With respect to the sufficiency of the evidence that the nonmoving party must provide, a court should grant summary judgment where the non-movant's evidence is merely colorable, conclusory, or speculative. Anderson, 477 U.S. at 249-50. There must be more than a scintilla of evidence supporting the nonmoving party and more than some metaphysical doubt as to the material facts. Id. at 252; see also, Matsushita Elec. Indus. Co. v. Zenith Radio Corp., 475 U.S. 574, 586 (1986).
Under Pennsylvania law, a plaintiff in a products liability case must show "1) that the product was defective, 2) the defect existed while the product was in the control of the manufacturer, and 3) the defect was the proximate cause of injuries." Webb v. Zern, 220 A.2d 852 (Pa. 1966). "Although expert evidence is generally required in a products liability case where a defect is alleged, [the Third Circuit has] never foreclosed the possibility that a defective condition may be established through non-expert evidence." Oddi v. Ford Motor Co., 234 F. 3d 136, 159 (3d Cir. 2000); Padillas v. Stork-Gamco, Inc., 186 F.3d 412 (3d Cir. 1999) (denying summary judgment because non-expert testimony and picture evidence were enough for a reasonable jury to determine whether design of a cutting blade was negligent). However, to overcome the lack of expert testimony in a products liability case, the primary facts must be comprehensible to the average juror. Id.; accord. Cipriani v. Sun Pipe Line Co., 574 A.2d 706, 710 (Pa. Super. Ct. 1990) ("Expert testimony is not required when the matter under consideration is simple and . . . obvious and within the range of comprehension of the average juror.").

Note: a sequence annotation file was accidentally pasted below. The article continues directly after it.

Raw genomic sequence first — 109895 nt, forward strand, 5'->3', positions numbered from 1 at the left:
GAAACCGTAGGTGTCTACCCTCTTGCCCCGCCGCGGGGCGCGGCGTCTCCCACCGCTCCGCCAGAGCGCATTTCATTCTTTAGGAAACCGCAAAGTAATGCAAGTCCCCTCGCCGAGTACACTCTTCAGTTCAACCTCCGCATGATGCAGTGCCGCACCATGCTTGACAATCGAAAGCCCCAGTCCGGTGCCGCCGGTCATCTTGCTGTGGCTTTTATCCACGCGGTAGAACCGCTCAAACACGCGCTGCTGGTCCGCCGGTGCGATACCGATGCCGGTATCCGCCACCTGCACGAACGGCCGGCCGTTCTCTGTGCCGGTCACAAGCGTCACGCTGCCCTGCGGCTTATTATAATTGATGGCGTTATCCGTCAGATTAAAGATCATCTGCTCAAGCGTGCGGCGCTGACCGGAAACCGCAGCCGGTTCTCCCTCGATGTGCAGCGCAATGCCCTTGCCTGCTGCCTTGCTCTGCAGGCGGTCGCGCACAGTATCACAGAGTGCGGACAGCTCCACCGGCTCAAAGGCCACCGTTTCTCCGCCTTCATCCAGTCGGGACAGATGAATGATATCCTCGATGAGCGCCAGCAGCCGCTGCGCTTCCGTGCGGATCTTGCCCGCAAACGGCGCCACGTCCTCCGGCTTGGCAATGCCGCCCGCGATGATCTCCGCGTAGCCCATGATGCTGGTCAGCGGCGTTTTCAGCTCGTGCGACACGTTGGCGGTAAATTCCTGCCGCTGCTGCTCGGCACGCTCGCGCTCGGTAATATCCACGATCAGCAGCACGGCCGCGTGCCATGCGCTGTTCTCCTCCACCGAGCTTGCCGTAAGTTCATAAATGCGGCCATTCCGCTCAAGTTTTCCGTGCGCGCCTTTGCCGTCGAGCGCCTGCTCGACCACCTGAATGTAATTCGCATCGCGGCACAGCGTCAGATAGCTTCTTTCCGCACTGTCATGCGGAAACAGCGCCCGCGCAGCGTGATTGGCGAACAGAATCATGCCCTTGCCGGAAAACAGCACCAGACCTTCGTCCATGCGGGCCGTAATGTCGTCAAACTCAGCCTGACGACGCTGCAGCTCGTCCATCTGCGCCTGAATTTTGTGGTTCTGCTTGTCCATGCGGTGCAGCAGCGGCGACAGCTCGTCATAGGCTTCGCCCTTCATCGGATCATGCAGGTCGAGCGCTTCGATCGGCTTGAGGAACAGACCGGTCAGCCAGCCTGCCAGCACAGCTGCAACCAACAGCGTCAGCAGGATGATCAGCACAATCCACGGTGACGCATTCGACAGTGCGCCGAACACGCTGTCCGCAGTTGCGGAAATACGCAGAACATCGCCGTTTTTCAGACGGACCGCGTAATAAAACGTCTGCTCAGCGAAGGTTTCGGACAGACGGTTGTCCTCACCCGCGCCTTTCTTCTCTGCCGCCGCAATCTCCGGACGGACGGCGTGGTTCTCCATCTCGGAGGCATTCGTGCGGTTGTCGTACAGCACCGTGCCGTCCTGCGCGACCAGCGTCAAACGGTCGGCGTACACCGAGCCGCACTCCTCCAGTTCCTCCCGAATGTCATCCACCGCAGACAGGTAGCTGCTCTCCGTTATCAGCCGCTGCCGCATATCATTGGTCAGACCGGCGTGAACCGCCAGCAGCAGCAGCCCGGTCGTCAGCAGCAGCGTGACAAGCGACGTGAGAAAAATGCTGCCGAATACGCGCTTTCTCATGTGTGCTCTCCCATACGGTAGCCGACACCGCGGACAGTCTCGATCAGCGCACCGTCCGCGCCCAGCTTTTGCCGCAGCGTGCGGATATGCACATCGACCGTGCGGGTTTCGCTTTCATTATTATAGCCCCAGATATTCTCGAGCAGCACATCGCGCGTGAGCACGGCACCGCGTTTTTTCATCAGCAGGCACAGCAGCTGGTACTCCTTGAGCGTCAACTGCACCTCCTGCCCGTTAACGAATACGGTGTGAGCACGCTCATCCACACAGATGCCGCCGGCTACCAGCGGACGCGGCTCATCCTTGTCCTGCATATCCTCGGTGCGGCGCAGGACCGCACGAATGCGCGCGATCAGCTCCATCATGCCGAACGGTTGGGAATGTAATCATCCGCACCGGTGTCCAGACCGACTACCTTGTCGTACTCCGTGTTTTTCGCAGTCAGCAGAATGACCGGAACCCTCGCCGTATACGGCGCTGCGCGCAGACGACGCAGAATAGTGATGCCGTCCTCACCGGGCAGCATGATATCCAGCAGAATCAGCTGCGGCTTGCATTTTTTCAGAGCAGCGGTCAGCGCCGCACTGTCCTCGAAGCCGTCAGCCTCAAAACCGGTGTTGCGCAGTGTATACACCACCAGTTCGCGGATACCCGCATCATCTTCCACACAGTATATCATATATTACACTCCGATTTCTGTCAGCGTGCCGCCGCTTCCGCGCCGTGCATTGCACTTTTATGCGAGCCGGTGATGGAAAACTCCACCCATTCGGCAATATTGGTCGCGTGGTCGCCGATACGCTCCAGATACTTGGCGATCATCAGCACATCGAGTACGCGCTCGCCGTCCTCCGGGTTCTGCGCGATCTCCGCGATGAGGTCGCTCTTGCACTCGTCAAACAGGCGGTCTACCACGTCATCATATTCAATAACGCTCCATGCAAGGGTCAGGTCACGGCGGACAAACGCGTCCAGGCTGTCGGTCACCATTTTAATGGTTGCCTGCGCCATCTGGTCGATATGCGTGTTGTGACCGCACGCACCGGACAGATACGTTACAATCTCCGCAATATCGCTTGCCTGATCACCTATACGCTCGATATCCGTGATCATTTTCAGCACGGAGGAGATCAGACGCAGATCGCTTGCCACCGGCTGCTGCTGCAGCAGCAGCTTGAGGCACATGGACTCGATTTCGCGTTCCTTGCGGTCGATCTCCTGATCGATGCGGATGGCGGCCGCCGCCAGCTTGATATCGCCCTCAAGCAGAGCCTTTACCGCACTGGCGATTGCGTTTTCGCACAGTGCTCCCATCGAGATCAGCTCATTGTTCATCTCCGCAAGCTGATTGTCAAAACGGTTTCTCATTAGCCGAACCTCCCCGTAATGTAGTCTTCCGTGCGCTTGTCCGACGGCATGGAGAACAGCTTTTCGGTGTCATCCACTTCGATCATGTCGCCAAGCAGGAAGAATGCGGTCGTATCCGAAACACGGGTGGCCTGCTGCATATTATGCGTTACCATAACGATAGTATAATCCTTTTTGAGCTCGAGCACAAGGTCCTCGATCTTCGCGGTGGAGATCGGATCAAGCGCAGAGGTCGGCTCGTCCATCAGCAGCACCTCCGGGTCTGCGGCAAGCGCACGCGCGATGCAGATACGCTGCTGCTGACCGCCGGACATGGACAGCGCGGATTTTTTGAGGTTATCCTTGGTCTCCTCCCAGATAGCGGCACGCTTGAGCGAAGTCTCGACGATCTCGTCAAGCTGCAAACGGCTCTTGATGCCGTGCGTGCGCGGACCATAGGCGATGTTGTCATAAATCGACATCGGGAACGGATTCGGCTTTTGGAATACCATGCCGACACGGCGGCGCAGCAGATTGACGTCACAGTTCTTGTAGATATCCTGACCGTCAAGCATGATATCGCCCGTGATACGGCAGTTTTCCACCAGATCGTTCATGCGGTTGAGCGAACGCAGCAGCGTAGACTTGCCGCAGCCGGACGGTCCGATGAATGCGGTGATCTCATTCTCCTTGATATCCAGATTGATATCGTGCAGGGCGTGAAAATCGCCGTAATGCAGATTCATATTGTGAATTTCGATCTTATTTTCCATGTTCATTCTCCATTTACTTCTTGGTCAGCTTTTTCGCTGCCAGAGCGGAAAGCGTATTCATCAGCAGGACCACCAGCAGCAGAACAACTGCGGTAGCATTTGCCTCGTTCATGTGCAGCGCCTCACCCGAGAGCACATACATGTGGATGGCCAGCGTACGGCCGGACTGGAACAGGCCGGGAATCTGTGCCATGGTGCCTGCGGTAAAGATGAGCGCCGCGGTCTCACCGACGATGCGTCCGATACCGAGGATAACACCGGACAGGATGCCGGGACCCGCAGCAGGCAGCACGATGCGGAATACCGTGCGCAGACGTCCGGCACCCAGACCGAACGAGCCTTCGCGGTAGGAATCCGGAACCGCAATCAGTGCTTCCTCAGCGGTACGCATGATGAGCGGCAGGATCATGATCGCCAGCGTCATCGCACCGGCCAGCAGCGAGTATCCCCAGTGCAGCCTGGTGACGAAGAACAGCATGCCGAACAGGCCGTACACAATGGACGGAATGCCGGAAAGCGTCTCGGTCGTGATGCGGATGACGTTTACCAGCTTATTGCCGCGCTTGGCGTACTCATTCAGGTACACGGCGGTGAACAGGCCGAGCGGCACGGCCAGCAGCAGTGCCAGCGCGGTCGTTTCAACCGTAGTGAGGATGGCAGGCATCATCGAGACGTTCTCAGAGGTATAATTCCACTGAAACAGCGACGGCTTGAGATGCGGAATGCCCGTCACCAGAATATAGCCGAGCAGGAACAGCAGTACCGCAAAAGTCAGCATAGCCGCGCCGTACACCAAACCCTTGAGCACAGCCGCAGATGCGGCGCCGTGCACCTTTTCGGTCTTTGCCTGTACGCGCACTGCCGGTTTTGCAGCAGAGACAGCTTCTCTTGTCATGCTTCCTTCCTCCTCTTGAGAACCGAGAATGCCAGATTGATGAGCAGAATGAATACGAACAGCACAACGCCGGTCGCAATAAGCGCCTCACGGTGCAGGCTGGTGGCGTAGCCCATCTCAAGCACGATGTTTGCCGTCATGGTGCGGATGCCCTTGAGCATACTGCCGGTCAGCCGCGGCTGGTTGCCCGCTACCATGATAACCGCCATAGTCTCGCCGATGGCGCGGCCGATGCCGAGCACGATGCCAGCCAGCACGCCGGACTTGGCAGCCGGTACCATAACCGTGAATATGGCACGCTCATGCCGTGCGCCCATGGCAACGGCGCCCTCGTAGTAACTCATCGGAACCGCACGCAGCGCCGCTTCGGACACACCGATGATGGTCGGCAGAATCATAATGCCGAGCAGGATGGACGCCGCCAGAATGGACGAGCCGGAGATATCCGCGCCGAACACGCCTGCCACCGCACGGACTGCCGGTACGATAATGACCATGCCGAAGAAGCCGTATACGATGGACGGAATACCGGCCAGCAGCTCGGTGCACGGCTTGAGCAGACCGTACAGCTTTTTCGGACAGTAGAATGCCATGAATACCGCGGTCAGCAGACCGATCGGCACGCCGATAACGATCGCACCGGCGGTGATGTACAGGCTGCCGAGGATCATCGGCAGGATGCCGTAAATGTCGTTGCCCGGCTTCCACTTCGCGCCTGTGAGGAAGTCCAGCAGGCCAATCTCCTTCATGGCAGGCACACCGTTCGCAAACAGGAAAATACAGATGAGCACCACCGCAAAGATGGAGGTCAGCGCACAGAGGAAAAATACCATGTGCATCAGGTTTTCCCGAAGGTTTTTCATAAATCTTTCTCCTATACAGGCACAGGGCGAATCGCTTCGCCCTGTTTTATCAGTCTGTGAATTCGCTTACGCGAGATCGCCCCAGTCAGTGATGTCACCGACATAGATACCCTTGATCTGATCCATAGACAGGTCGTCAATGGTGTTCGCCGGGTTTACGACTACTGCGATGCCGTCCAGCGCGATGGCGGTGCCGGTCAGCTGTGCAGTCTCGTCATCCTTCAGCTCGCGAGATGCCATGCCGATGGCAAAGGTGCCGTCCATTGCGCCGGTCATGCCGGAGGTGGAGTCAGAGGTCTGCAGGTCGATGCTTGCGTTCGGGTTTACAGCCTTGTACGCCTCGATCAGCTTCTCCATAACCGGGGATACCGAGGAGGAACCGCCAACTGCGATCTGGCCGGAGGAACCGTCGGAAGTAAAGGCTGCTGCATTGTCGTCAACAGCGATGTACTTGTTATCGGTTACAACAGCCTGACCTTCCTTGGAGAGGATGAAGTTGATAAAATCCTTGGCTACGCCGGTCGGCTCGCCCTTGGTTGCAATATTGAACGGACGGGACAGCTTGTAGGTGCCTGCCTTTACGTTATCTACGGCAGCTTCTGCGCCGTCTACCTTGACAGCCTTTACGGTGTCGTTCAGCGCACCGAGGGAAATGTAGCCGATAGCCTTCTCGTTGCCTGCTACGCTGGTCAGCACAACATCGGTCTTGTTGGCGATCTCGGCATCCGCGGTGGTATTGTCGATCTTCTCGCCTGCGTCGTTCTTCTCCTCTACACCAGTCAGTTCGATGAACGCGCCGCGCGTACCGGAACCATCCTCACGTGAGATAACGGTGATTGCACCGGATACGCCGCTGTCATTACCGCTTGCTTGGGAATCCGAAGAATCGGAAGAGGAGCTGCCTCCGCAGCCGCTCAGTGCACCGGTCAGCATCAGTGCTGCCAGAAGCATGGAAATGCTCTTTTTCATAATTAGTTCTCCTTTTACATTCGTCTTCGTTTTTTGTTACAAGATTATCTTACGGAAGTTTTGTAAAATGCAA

Thus, because an absence of expert testimony is not fatal to a products liability case, the proper analysis is whether the asserted defect is obvious enough to be ascertainable by the average juror without speculation. Two cases in particular from this Circuit guide our analysis: Padillas and Oddi. Padillas, 186 F.3d at 415-16; Oddi, 234 F.3d at 159. In Oddi, the Court granted summary judgment to the Defendant because it found that a juror could not look at a bread truck and reasonably conclude whether a bumper was defective without expert testimony. Oddi, 234 F.3d at 159-60. In Padillas, the Court found that a juror could look at a chicken cutter with exposed blades and determine whether it was defective for not having a guard to cover the blades. Padillas, 186 F.3d 415-16. A reasonable juror would have experience with knife blades and the importance of coverings to protect the user from injury, whereas an average juror likely would not be familiar with the necessary protective measures involved in creating car bumpers.
On-Time's theory of liability here is akin to the allegedly defective car design in Oddi because it takes a particular expertise to understand and reasonably assess. Without expert testimony or an independent knowledge of physics, a juror could, at most, speculate as to OnTime's theory of liability. Because a reasonable juror could not make a reasonable determination on On-Time's theory of liability without an expert witness, and On-Time's expert witness was precluded from testifying, there is no genuine issue of material fact to go to a ...